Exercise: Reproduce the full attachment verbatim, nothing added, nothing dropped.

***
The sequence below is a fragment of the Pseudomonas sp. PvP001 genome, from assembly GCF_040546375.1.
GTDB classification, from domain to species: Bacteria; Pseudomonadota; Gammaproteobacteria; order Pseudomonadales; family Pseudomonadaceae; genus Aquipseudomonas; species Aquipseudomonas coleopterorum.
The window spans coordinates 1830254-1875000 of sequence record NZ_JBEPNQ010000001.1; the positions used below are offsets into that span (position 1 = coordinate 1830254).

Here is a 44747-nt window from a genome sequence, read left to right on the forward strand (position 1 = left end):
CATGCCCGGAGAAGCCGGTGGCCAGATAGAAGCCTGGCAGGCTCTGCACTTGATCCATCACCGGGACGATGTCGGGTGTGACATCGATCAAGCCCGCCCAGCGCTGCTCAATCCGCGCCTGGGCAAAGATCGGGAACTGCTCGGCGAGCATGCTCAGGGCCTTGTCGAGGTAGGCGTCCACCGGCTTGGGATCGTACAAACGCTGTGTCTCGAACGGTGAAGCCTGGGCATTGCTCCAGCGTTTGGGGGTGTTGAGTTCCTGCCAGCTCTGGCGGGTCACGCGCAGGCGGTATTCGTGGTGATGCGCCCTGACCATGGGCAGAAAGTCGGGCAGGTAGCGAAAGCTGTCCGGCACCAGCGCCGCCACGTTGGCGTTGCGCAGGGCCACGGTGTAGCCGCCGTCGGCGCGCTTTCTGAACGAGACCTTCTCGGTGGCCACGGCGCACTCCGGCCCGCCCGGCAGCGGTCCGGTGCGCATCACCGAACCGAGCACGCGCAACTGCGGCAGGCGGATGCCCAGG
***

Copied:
The sequence below is a fragment of the Pseudomonas sp. PvP001 genome, from assembly GCF_040546375.1.
GTDB classification, from domain to species: Bacteria; Pseudomonadota; Gammaproteobacteria; order Pseudomonadales; family Pseudomonadaceae; genus Aquipseudomonas; species Aquipseudomonas coleopterorum.
The window spans coordinates 1830254-1875000 of sequence record NZ_JBEPNQ010000001.1; the positions used below are offsets into that span (position 1 = coordinate 1830254).

Here is a 44747-nt window from a genome sequence, read left to right on the forward strand (position 1 = left end):
CATGCCCGGAGAAGCCGGTGGCCAGATAGAAGCCTGGCAGGCTCTGCACTTGATCCATCACCGGGACGATGTCGGGTGTGACATCGATCAAGCCCGCCCAGCGCTGCTCAATCCGCGCCTGGGCAAAGATCGGGAACTGCTCGGCGAGCATGCTCAGGGCCTTGTCGAGGTAGGCGTCCACCGGCTTGGGATCGTACAAACGCTGTGTCTCGAACGGTGAAGCCTGGGCATTGCTCCAGCGTTTGGGGGTGTTGAGTTCCTGCCAGCTCTGGCGGGTCACGCGCAGGCGGTATTCGTGGTGATGCGCCCTGACCATGGGCAGAAAGTCGGGCAGGTAGCGAAAGCTGTCCGGCACCAGCGCCGCCACGTTGGCGTTGCGCAGGGCCACGGTGTAGCCGCCGTCGGCGCGCTTTCTGAACGAGACCTTCTCGGTGGCCACGGCGCACTCCGGCCCGCCCGGCAGCGGTCCGGTGCGCATCACCGAACCGAGCACGCGCAACTGCGGCAGGCGGATGCCCAGG